Why Did Weinstein Force Quentin Tarantino to Hire Bruce Willis for Pulp Fiction?
Quentin Tarantino was always all about making his own decisions, but when he was working on Pulp Fiction, Hollywood’s most notorious producer made him cast Bruce Willis against his will.
Quentin Tarantino is, without a doubt, one of the most iconic and acclaimed movie directors of all time. Every movie made by this man is a hit and almost an instant classic, but some are more significant than others — and Pulp Fiction, specifically, is largely considered to be the director’s magnum opus.
However, despite the movie’s obvious greatness, it was not done exactly the way Tarantino envisioned it. The director had a very specific picture in mind, and to achieve it, he went as far as rejecting Johnny Depp who wanted to be part of Pulp Fiction — in the end, however, even Tarantino had to make a sacrifice cast-wise.
Bruce Willis, much like Depp, wanted in on the acclaimed director’s new project; he wanted to take the leading role of Vincent Vega, but at that point, it was already booked by John Travolta. However, Willis was a way bigger name than Travolta then — and there was a massive shareholder who wanted a big star to be part of the film.
That person was Harvey Weinstein, one of the most influential producers in the entire Hollywood, and even though Quentin Tarantino didn’t like it, he had to make sure that the former titan of the industry would get his big name on the poster. But there wasn’t a vacant character in Pulp Fiction for Willis to fill…for some time.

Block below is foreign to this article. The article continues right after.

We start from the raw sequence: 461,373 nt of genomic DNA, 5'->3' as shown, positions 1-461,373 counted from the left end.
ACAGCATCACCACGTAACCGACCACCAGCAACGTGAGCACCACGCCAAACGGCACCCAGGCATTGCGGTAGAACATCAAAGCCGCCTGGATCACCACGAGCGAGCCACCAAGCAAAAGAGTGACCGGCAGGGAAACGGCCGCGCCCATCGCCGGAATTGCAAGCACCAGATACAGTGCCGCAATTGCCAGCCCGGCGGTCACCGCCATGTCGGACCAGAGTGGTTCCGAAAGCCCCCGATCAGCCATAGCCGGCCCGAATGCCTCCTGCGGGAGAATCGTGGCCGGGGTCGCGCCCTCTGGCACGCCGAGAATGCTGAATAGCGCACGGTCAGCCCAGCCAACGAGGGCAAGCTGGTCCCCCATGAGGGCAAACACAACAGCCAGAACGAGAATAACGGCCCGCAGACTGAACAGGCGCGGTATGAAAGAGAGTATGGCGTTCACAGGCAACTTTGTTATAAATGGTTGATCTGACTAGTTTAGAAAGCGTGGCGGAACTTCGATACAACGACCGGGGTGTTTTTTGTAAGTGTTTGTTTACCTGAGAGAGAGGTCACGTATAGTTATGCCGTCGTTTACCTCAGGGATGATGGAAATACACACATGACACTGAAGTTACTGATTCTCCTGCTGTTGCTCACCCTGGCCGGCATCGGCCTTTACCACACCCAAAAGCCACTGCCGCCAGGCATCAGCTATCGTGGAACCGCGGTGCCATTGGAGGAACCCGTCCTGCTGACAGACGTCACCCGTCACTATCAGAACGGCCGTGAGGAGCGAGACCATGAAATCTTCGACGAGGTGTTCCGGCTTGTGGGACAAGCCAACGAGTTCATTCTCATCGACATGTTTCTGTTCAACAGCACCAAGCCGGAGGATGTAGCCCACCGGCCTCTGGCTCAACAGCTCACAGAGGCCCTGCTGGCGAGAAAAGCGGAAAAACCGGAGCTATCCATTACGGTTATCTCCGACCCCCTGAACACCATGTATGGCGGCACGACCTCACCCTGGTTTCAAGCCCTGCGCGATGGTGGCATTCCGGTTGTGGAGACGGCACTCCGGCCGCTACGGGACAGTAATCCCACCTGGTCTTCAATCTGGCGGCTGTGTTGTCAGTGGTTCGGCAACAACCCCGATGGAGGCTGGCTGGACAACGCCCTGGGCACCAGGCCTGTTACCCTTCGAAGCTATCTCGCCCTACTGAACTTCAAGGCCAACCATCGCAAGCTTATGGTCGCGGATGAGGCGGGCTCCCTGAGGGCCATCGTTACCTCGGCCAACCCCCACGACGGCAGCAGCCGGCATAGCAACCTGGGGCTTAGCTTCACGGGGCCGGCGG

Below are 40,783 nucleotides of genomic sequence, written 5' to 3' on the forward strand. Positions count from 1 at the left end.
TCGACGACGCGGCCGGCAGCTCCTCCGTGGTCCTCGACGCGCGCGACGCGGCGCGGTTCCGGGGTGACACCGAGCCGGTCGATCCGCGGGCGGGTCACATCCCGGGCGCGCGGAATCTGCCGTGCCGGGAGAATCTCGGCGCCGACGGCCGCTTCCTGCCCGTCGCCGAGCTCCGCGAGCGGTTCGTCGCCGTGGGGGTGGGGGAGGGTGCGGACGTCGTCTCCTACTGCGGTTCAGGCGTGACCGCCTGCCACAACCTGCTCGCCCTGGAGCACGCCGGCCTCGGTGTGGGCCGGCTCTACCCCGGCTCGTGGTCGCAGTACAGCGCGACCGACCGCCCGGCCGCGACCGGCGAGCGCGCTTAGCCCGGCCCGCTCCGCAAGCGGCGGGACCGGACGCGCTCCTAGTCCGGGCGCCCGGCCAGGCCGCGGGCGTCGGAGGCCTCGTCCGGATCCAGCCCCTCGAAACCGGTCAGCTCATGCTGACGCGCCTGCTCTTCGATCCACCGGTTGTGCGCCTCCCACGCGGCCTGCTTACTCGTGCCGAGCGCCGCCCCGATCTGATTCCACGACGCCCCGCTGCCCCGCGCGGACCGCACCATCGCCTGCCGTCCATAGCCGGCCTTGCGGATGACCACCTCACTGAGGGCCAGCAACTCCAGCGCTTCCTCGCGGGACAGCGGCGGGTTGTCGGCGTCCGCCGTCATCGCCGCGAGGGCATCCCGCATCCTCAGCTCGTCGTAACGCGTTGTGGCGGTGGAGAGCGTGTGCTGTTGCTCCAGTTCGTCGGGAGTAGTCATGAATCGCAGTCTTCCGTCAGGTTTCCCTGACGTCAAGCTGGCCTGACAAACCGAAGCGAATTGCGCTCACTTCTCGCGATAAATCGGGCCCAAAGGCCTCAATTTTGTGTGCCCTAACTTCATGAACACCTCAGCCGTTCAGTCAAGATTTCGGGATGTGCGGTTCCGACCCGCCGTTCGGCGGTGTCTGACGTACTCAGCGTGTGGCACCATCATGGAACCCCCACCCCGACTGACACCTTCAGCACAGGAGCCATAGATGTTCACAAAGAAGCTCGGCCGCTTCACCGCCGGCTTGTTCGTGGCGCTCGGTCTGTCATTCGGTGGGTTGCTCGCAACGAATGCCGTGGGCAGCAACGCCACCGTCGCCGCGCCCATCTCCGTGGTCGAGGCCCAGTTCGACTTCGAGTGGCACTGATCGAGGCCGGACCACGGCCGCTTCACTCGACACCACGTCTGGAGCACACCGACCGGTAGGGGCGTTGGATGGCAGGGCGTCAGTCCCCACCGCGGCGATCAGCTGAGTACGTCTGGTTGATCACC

Matt Dillion, the actor who was cast to play Butch Coolidge initially, couldn’t commit to the movie, and Tarantino offered this role to Bruce Willis instead. This ensured that both Willis and Weinstein would be happy, though for different reasons.
“Once I got Bruce Willis, Harvey got his big movie star, and we were all good: Bruce Willis made us legit. Reservoir Dogs did fantastic internationally, so everyone was waiting for my new movie. And then when it was my new movie with Bruce Willis, they went apesh*t,” the director told Vanity Fair.
Quentin Tarantino did not plan on casting Bruce Willis at all. Bruce Willis did not plan to play Butch. But Weinstein was demanding a big star, and when Dillion quit the project, one thing led to another — and despite going against the director’s initial idea, Pulp Fiction turned out phenomenal, becoming an instant cult classic.
Source: Vanity Fair